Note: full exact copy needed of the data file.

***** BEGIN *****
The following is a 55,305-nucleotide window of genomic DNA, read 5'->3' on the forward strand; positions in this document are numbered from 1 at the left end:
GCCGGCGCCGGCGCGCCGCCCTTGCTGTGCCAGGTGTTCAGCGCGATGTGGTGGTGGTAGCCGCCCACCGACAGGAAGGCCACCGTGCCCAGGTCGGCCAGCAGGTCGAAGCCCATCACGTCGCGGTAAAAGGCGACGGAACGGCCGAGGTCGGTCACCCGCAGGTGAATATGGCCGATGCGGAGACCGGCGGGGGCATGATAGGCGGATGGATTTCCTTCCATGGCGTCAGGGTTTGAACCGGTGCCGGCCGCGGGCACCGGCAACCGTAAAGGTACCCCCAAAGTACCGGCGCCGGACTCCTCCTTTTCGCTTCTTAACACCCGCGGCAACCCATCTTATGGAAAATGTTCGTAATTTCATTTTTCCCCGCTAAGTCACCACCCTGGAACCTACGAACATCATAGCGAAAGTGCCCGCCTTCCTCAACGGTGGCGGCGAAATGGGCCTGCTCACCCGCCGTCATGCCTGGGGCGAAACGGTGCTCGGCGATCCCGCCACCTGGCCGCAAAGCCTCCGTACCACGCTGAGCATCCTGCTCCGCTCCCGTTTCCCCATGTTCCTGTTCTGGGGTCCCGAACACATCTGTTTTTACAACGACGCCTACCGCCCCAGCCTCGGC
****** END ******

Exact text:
The following is a 55,305-nucleotide window of genomic DNA, read 5'->3' on the forward strand; positions in this document are numbered from 1 at the left end:
GCCGGCGCCGGCGCGCCGCCCTTGCTGTGCCAGGTGTTCAGCGCGATGTGGTGGTGGTAGCCGCCCACCGACAGGAAGGCCACCGTGCCCAGGTCGGCCAGCAGGTCGAAGCCCATCACGTCGCGGTAAAAGGCGACGGAACGGCCGAGGTCGGTCACCCGCAGGTGAATATGGCCGATGCGGAGACCGGCGGGGGCATGATAGGCGGATGGATTTCCTTCCATGGCGTCAGGGTTTGAACCGGTGCCGGCCGCGGGCACCGGCAACCGTAAAGGTACCCCCAAAGTACCGGCGCCGGACTCCTCCTTTTCGCTTCTTAACACCCGCGGCAACCCATCTTATGGAAAATGTTCGTAATTTCATTTTTCCCCGCTAAGTCACCACCCTGGAACCTACGAACATCATAGCGAAAGTGCCCGCCTTCCTCAACGGTGGCGGCGAAATGGGCCTGCTCACCCGCCGTCATGCCTGGGGCGAAACGGTGCTCGGCGATCCCGCCACCTGGCCGCAAAGCCTCCGTACCACGCTGAGCATCCTGCTCCGCTCCCGTTTCCCCATGTTCCTGTTCTGGGGTCCCGAACACATCTGTTTTTACAACGACGCCTACCGCCCCAGCCTCGGC